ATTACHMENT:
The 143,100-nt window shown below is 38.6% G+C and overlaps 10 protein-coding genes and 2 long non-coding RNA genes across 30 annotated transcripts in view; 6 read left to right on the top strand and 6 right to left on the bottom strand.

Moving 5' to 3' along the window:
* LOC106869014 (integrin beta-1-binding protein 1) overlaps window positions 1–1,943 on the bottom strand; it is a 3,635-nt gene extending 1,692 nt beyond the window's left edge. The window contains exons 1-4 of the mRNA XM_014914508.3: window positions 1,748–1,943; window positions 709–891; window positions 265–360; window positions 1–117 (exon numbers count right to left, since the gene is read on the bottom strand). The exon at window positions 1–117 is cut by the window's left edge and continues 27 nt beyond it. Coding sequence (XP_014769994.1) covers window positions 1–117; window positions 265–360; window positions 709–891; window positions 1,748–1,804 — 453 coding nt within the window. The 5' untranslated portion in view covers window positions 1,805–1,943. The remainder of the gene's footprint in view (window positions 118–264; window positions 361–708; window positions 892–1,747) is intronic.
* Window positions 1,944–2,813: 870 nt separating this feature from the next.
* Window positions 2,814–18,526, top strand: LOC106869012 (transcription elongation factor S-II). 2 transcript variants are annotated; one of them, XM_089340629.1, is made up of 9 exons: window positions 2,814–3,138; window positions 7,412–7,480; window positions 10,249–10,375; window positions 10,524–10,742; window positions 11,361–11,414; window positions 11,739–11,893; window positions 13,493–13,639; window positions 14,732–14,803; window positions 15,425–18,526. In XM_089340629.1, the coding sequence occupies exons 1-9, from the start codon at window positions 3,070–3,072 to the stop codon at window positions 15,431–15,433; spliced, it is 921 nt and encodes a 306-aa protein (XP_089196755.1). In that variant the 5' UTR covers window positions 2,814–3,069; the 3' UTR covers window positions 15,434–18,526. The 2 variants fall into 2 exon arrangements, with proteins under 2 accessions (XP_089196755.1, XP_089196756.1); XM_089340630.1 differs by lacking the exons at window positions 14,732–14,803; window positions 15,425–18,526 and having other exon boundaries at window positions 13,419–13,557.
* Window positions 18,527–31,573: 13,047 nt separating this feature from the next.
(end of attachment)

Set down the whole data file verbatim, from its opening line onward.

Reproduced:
The 143,100-nt window shown below is 38.6% G+C and overlaps 10 protein-coding genes and 2 long non-coding RNA genes across 30 annotated transcripts in view; 6 read left to right on the top strand and 6 right to left on the bottom strand.

Moving 5' to 3' along the window:
* LOC106869014 (integrin beta-1-binding protein 1) overlaps window positions 1–1,943 on the bottom strand; it is a 3,635-nt gene extending 1,692 nt beyond the window's left edge. The window contains exons 1-4 of the mRNA XM_014914508.3: window positions 1,748–1,943; window positions 709–891; window positions 265–360; window positions 1–117 (exon numbers count right to left, since the gene is read on the bottom strand). The exon at window positions 1–117 is cut by the window's left edge and continues 27 nt beyond it. Coding sequence (XP_014769994.1) covers window positions 1–117; window positions 265–360; window positions 709–891; window positions 1,748–1,804 — 453 coding nt within the window. The 5' untranslated portion in view covers window positions 1,805–1,943. The remainder of the gene's footprint in view (window positions 118–264; window positions 361–708; window positions 892–1,747) is intronic.
* Window positions 1,944–2,813: 870 nt separating this feature from the next.
* Window positions 2,814–18,526, top strand: LOC106869012 (transcription elongation factor S-II). 2 transcript variants are annotated; one of them, XM_089340629.1, is made up of 9 exons: window positions 2,814–3,138; window positions 7,412–7,480; window positions 10,249–10,375; window positions 10,524–10,742; window positions 11,361–11,414; window positions 11,739–11,893; window positions 13,493–13,639; window positions 14,732–14,803; window positions 15,425–18,526. In XM_089340629.1, the coding sequence occupies exons 1-9, from the start codon at window positions 3,070–3,072 to the stop codon at window positions 15,431–15,433; spliced, it is 921 nt and encodes a 306-aa protein (XP_089196755.1). In that variant the 5' UTR covers window positions 2,814–3,069; the 3' UTR covers window positions 15,434–18,526. The 2 variants fall into 2 exon arrangements, with proteins under 2 accessions (XP_089196755.1, XP_089196756.1); XM_089340630.1 differs by lacking the exons at window positions 14,732–14,803; window positions 15,425–18,526 and having other exon boundaries at window positions 13,419–13,557.
* Window positions 18,527–31,573: 13,047 nt separating this feature from the next.